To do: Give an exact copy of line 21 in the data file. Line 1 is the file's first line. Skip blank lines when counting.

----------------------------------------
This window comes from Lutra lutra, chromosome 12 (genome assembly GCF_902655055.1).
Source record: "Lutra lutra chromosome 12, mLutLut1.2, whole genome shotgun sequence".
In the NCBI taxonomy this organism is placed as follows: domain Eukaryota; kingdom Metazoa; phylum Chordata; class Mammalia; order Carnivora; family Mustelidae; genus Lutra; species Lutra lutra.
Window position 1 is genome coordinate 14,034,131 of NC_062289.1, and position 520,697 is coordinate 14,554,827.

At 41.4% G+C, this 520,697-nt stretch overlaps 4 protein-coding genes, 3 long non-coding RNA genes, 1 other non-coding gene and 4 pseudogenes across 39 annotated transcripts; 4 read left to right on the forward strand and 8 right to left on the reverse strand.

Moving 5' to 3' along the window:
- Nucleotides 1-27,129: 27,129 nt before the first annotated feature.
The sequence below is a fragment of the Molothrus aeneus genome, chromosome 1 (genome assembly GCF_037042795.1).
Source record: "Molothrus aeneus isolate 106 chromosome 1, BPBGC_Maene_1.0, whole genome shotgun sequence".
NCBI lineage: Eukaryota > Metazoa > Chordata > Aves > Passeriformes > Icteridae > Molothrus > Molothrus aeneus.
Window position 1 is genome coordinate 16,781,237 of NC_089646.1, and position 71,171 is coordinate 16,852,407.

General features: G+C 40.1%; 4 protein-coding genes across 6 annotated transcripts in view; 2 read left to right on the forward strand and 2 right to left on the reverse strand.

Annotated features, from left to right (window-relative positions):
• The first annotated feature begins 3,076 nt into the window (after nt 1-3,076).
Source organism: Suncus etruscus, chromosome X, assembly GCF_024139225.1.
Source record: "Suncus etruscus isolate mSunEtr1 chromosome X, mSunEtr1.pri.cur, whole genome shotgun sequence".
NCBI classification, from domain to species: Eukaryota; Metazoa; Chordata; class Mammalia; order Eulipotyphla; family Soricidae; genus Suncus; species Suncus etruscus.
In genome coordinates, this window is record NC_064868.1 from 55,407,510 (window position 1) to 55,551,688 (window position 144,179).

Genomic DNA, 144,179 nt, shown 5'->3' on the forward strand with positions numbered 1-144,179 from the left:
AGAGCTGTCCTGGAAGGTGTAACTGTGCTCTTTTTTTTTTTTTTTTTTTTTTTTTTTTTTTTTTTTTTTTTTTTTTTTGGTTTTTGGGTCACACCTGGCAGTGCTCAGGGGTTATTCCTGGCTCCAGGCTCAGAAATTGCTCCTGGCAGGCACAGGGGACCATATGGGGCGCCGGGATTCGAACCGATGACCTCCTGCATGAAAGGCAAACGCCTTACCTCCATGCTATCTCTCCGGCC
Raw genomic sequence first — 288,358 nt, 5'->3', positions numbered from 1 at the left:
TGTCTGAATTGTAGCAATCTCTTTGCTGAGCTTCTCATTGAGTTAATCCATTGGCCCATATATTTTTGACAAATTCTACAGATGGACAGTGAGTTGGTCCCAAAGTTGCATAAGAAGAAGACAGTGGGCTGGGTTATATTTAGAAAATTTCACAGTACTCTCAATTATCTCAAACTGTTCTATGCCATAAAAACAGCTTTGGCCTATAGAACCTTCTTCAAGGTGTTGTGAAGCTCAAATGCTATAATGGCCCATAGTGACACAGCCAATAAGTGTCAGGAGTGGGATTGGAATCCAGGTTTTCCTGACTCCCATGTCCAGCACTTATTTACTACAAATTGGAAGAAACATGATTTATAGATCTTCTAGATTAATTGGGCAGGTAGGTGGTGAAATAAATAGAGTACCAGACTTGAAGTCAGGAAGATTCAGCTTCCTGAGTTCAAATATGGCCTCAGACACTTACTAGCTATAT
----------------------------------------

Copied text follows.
Raw genomic sequence first — 288,358 nt, 5'->3', positions numbered from 1 at the left: